Why teacher assessed grades are higher than exam results & the very good reasons why they should be.

Updated: Sep 2, 2020

Right, I really have had enough of all the rubbish around teachers’ apparent pathological wish to upgrade their students beyond their actual achievements. The vast majority of responsible teachers don't do that because if a student who is not as good as they have been told they are moves to the next step of their education, they will fail. And generally, teachers don' t want students to fail.

Yes, the predicted / projected grades furnished by teachers may well be higher than actual exam result grades have been in previous years, and it absolutely SHOULD be that way. There are some very good reasons why.

Here are some of them:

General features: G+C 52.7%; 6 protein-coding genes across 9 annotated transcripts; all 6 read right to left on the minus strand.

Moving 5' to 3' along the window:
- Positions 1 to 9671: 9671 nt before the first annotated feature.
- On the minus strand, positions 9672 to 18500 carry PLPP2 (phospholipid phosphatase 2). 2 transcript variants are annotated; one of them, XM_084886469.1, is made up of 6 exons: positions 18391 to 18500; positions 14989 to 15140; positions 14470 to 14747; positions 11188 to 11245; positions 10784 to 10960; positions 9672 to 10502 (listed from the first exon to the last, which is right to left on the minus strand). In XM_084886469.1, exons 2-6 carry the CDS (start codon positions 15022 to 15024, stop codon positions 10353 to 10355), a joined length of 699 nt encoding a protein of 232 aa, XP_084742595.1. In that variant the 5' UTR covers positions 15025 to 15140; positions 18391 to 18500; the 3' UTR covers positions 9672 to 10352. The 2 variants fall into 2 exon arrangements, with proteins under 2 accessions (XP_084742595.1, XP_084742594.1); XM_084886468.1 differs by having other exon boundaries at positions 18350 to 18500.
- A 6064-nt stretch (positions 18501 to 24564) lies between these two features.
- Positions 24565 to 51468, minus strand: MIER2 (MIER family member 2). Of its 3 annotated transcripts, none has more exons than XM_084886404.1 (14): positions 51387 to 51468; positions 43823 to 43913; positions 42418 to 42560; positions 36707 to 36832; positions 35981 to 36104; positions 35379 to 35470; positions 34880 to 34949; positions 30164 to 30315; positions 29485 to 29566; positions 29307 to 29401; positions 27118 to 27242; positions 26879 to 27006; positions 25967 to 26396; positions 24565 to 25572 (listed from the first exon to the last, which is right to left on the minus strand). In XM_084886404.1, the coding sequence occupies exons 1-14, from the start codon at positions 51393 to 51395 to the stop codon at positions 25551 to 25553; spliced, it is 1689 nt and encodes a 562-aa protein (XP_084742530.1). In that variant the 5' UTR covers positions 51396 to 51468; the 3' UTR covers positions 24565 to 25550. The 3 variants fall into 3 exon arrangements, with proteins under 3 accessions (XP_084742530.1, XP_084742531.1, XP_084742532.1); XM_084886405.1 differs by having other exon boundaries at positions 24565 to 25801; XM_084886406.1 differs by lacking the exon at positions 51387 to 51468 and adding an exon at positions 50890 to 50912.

1. Exams are more complicated than they seem. They do NOT represent the culmination of a straight-line race to the winning post. There are many, many, many ways in which an exam can produce a result which does not accurately reflect a student’s studies over the period of the exam course. This is why so much work is done in schools on exam skills. Any teacher who wants to do the best by their students in terms of helping them to get the best exam results will spend a significant amount of time on the mechanics of doing an exam. In some subjects, for example English Language, each question in the paper needs to be approached in a different way, so there might be lessons on Question 4, for instance, to ensure that students go into the exam equipped to succeed. Removing exams and looking only at what students know and can do means that the judgment is, in a way, more purely on what they have learned, and the knowledge and skills that they display in class and in submitted classwork and homework, than on a random spot-check on a specific day in a specific format and a high-stress environment. Unlike the snapshot test of exams, in-class education and the acquisition of skills and knowledge over time IS generally cumulative, so that by the end of the course the teacher should have a pretty accurate idea of what they are capable of. There are students who reach the pinnacle of their ability in school, and there are those who still have much more to give when they leave. Teachers can take into consideration those soft skills, the ones which lead them identify a student as gifted in a particular subject, or conversely as having difficulty acquiring the necessary skills.